Steady Does It – A Robotic Arm Performing Surgical Tasks May Prove More Precise
Someday, in the not-too-distant-future, a robot could potentially be performing your liver transplant or take out your appendix – or at least portions of it, thanks to the Smart Tissue Autonomous Robot (STAR), which is so far revealing in tests the ability to sew more precisely than an experienced surgeon.
Surgeons have no cause for concern – Right now the STAR can only perform certain tasks – not the entire surgery, and it stands to reason that a lot more research will need to be done before this becomes a widespread practice.
And in order for robotic surgeons to become more widely accepted, human surgeons are still needed to supervise them. That said, autonomous robotic surgery “promises enhanced efficacy, safety and improved access to optimized surgical techniques,’’ according to Science Translational Medicine.
How They Operate
STAR was created by a team at The Children’s National Medical Center and Johns Hopkins. To show how the process works, they programmed a robot to suture together two pieces of the bowel of a pig. They took a standard robotic arm and equipped it with suturing equipment and the ability to see with a 3D and infrared imaging system.
The surgeons used fluorescent biomarkers to identify what areas needed sutures and the robot stitched them. The robot was guided by sensors to determine the exact placement of the stitches. It was programmed with an algorithm to follow choices made by humans during surgeries that were technically exact.
The robot passed with flying colors, although it took longer to complete than the standard surgical bowel repair. Four pigs were ultimately tested with the robotic arm and all four survived the surgery where the autonomous robot reconnected their intestine and experienced no complications a week later.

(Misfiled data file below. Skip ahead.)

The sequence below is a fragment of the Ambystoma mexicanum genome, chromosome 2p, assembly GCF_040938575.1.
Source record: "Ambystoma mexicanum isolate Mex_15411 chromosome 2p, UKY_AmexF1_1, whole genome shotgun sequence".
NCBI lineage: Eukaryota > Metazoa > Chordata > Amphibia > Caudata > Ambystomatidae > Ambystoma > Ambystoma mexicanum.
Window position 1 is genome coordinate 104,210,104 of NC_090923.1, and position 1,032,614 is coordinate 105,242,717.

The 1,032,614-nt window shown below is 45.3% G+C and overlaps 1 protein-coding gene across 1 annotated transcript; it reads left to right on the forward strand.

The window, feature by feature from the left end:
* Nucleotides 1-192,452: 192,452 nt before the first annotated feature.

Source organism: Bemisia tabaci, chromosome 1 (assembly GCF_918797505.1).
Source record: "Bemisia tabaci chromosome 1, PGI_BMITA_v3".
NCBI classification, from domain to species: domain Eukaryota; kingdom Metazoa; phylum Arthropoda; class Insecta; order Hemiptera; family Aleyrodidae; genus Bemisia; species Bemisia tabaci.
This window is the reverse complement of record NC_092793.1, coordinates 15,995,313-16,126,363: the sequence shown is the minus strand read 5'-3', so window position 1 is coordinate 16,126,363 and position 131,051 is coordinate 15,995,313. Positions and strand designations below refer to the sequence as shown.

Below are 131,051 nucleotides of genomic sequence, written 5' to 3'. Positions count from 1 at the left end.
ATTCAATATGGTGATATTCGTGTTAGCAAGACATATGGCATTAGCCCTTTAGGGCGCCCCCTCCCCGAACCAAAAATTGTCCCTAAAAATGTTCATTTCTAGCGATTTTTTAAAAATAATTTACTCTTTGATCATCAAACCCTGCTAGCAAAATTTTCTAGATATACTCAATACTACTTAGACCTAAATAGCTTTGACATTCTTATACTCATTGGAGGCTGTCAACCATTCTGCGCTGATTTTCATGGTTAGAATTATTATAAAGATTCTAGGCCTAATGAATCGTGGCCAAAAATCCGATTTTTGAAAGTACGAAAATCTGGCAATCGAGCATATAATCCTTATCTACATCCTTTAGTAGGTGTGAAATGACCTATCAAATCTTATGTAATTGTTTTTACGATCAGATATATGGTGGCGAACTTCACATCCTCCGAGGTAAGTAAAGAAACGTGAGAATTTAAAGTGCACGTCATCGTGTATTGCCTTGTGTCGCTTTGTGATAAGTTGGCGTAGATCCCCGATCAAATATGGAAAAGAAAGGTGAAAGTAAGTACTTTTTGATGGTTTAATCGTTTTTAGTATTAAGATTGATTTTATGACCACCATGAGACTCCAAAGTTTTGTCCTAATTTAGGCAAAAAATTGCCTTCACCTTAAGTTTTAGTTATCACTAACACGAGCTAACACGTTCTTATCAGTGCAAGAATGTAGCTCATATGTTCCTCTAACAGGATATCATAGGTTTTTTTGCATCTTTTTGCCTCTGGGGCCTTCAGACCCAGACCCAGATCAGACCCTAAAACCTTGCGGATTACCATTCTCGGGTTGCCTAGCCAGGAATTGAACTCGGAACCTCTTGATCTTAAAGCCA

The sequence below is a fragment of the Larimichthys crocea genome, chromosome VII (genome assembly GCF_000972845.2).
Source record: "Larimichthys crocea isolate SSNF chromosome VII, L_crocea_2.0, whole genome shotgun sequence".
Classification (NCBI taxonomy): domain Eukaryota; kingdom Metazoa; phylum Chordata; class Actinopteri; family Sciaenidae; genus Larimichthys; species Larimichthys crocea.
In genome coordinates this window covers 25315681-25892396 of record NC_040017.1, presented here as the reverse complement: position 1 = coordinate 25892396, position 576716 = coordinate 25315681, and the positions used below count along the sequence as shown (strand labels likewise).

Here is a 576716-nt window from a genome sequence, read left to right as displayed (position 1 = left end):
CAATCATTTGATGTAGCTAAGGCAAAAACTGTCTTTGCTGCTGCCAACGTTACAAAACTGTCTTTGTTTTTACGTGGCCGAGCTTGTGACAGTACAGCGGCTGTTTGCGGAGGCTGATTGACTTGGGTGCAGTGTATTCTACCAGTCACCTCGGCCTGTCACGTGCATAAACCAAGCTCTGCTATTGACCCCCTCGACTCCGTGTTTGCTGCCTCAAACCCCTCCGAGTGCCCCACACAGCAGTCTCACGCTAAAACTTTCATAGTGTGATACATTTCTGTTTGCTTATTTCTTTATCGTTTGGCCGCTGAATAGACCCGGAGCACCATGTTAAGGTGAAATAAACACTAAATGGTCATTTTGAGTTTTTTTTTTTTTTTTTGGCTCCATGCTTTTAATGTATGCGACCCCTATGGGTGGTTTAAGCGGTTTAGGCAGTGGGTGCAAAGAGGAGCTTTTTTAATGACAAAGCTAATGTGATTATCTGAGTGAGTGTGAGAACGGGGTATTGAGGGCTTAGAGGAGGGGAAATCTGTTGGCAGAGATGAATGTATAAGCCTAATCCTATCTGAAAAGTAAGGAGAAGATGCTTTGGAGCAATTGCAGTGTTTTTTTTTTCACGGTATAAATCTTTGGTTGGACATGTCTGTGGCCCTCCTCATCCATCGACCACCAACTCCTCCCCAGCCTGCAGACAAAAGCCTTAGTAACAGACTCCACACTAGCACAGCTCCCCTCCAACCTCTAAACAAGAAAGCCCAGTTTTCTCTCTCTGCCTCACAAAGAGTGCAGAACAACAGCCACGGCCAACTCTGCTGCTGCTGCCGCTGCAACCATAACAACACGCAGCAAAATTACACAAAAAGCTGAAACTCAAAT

“Despite dynamic scene changes and tissue movement during surgery, we demonstrate that the outcome of supervised autonomous procedures is superior to surgery performed by expert surgeons and [robotically-assisted surgical] techniques,’’ the researchers wrote.
Right now, robotic surgery is far from perfect. Robots cannot compensate when soft tissues move out of place, which is a common occurrence in soft tissue surgery. In order to avoid leaks or blockages, sutures need to be very precise. This is also an issue for human surgeons who sometimes have trouble making the perfect stitch.
The potential benefits appear to outweigh the negatives. Some 44.5 million soft tissue surgeries are conducted every year in the U.S., and the use of “robotic surgeons” might reduce human error, improve efficiency and surgical time, the researchers wrote in Science Translational Medicine in May.
Their capabilities promise great potential. A robotic arm such as the BrightMatter Drive, for example, can reach as far as 90 cm and has six degrees of motion, providing significant flexible positioning during surgery. Working in tandem with the optical components, the surgeon has a complete view of the surgical area.
Surgeons vs. Robots
Not surprisingly, surgeons aren’t quick to jump on the bandwagon. The publication STAT interviewed surgeons, who recognize the promise of the technology but also see many hurdles. At the same time, some acknowledged that a robotic system has the potential to measure things surgeons can’t see with their eyes or feel with their fingers. They can also work in small, fixed spaces that require precisely made connections.
But the intent isn’t to replace surgeons, who still need to provide their decision-making skills. The goal is to provide an intelligent tool that will improve patient outcomes, according to Children’s National Health System pediatric surgeon Peter Kim, who is the lead researcher on the project.
And that’s what this boils down to: the promise of exciting, forward-thinking technology that has the potential to improve the success of surgeries. If they can develop or surpass the dexterity human surgeons have, robots should be embraced and welcomed in operating rooms.